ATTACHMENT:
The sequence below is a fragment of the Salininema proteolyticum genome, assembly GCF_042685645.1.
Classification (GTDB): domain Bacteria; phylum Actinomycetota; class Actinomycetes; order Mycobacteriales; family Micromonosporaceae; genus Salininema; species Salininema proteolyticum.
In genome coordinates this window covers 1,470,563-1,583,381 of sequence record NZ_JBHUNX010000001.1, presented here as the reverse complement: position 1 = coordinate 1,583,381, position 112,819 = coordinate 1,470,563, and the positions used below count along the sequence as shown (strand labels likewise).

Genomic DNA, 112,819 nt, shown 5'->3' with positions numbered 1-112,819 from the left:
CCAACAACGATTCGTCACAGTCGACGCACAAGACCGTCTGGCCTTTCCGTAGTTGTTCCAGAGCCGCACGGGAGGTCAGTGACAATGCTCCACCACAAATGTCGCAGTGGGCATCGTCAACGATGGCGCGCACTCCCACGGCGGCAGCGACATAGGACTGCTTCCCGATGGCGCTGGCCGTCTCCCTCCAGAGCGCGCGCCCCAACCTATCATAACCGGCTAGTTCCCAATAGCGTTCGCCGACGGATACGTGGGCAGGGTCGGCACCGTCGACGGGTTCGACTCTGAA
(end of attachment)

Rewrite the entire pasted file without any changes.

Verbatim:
The sequence below is a fragment of the Salininema proteolyticum genome, assembly GCF_042685645.1.
Classification (GTDB): domain Bacteria; phylum Actinomycetota; class Actinomycetes; order Mycobacteriales; family Micromonosporaceae; genus Salininema; species Salininema proteolyticum.
In genome coordinates this window covers 1,470,563-1,583,381 of sequence record NZ_JBHUNX010000001.1, presented here as the reverse complement: position 1 = coordinate 1,583,381, position 112,819 = coordinate 1,470,563, and the positions used below count along the sequence as shown (strand labels likewise).

Genomic DNA, 112,819 nt, shown 5'->3' with positions numbered 1-112,819 from the left:
CCAACAACGATTCGTCACAGTCGACGCACAAGACCGTCTGGCCTTTCCGTAGTTGTTCCAGAGCCGCACGGGAGGTCAGTGACAATGCTCCACCACAAATGTCGCAGTGGGCATCGTCAACGATGGCGCGCACTCCCACGGCGGCAGCGACATAGGACTGCTTCCCGATGGCGCTGGCCGTCTCCCTCCAGAGCGCGCGCCCCAACCTATCATAACCGGCTAGTTCCCAATAGCGTTCGCCGACGGATACGTGGGCAGGGTCGGCACCGTCGACGGGTTCGACTCTGAA